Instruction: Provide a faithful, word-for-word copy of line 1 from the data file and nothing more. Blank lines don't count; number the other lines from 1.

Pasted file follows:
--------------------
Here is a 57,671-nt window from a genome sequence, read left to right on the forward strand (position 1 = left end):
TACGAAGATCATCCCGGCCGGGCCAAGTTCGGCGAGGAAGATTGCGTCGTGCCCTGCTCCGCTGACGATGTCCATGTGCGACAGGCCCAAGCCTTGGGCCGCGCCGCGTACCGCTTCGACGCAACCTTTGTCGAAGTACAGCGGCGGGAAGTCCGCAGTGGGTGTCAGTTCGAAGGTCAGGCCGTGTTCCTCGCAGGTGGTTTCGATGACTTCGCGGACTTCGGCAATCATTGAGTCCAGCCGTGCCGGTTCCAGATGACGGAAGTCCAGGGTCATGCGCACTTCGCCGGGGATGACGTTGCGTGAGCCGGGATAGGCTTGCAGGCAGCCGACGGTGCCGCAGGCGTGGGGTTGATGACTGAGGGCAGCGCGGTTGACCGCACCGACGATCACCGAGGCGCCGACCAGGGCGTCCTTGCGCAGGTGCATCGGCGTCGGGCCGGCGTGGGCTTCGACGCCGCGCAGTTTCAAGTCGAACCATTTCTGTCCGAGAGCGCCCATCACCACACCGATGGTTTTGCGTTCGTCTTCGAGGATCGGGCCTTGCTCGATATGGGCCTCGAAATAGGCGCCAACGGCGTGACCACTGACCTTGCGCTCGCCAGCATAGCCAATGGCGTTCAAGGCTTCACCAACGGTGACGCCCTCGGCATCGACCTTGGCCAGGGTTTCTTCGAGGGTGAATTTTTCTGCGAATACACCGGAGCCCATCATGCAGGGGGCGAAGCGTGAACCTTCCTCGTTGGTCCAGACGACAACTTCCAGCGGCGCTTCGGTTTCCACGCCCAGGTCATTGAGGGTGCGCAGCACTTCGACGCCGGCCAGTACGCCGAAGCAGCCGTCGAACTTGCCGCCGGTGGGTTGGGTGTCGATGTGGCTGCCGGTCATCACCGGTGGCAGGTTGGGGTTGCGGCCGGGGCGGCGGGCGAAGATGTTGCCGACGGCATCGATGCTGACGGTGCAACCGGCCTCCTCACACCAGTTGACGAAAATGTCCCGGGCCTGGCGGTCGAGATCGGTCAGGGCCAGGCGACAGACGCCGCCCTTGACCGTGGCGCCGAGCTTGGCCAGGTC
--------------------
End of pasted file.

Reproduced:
Here is a 57,671-nt window from a genome sequence, read left to right on the forward strand (position 1 = left end):